"The Crenshaw District and Leimert Park and all these other Black neighborhoods — for years, people would shun our areas," Ross said. "So, typically, people could live their whole lives and never step foot in South Central L.A. Now, white people are coming into the traditionally Black areas and buying houses for prices that are maybe a third less than what they would find in Mid-City or the Westside."

Since the 1990s, Los Angeles has become less African American — making up 11% of the population in 1990 to 9% today. Some African Americans moved out of South Los Angeles to areas such as the Antelope Valley and the Inland Empire, where they could afford homes and avoid the violence that plagued South L.A. during the crack epidemic of the 1980s and '90s. Others left California entirely, taking part in a national trend of Black Americans who have left overpriced cities in the North and the West for their less expensive counterparts in the South.

Having hosted arts and culture activities in Leimert Park for 25 years, Hunter has previously witnessed economic downturns and upswings in the community. As South L.A. becomes a destination for groups who have not recently called it home — large numbers of whites and Japanese Americans lived there decades ago — she appreciates seeing Black-owned businesses get the support they need to thrive. At the same time, Hunted said, it's important for community landmarks like the Great Wall of Crenshaw to be preserved.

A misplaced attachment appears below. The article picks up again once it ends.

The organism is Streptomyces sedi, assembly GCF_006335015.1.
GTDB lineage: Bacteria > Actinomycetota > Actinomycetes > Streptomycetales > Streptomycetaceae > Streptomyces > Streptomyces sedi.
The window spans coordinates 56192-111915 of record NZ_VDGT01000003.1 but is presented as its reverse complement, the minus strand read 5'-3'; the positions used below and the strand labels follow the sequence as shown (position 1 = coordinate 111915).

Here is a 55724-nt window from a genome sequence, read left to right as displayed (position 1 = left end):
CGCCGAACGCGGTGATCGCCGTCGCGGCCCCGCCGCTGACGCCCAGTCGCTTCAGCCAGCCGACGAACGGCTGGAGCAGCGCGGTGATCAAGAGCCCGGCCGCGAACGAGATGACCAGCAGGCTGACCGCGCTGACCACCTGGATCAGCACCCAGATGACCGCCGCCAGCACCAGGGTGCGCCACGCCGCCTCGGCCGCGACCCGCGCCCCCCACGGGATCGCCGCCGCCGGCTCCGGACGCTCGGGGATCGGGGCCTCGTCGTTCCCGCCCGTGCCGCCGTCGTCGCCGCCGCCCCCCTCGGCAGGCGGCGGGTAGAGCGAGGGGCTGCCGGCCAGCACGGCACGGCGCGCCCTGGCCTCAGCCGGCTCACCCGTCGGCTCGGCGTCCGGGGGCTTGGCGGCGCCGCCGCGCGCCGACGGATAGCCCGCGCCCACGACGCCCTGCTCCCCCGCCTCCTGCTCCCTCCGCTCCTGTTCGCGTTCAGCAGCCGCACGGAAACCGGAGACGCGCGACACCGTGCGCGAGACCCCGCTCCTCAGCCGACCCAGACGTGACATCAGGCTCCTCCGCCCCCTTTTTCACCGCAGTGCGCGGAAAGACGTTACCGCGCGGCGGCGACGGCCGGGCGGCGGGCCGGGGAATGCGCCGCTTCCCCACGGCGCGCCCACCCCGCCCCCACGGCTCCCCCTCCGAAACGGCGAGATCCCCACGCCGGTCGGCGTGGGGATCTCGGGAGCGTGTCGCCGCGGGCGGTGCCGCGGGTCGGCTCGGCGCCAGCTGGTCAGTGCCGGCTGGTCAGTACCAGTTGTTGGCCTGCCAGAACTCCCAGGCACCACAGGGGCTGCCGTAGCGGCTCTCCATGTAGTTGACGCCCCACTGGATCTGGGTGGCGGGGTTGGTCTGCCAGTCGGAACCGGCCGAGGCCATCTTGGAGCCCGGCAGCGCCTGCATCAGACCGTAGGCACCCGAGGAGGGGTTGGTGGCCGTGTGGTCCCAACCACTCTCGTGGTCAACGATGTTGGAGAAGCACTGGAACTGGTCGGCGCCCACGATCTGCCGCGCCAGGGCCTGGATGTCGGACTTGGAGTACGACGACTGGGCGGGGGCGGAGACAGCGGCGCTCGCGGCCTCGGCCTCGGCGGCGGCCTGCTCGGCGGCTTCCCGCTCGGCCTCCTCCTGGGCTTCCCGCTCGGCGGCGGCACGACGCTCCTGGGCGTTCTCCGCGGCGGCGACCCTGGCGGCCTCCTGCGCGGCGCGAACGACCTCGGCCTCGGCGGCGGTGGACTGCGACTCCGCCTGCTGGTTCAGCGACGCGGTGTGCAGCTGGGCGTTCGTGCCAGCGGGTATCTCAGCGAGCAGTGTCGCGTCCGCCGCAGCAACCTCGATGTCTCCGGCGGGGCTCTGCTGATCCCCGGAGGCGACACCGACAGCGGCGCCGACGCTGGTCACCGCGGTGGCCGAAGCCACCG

"There are certain community staples that are kind of like sacred grounds," she said. "You have to mold your communities around things that need to be preserved, and with [the Crenshaw Wall], it's something that should have been done a very long time ago."

The danger of gentrification, according to Ross, is that "you start to lose something that you really don't recognize that you've lost until it's gone."

Destination Crenshaw, however, aims to preserve the cultural integrity of South L.A. while fostering economic redevelopment in the community.

Destination Crenshaw

Destination Crenshaw is far more than an open-air art museum, its advocates say, but an effort to keep South L.A. culturally intact while creating jobs, attracting companies and boosting the profile of existing businesses. With multiple parks and gathering spaces as part of its design, the project also intends to be a community hub. The idea for Destination Crenshaw stems from the Los Angeles Metro's imminent Crenshaw-LAX light rail line, a $2.14 billion project that will span 8.5-miles sandwiched between businesses, houses and other properties on Crenshaw Boulevard.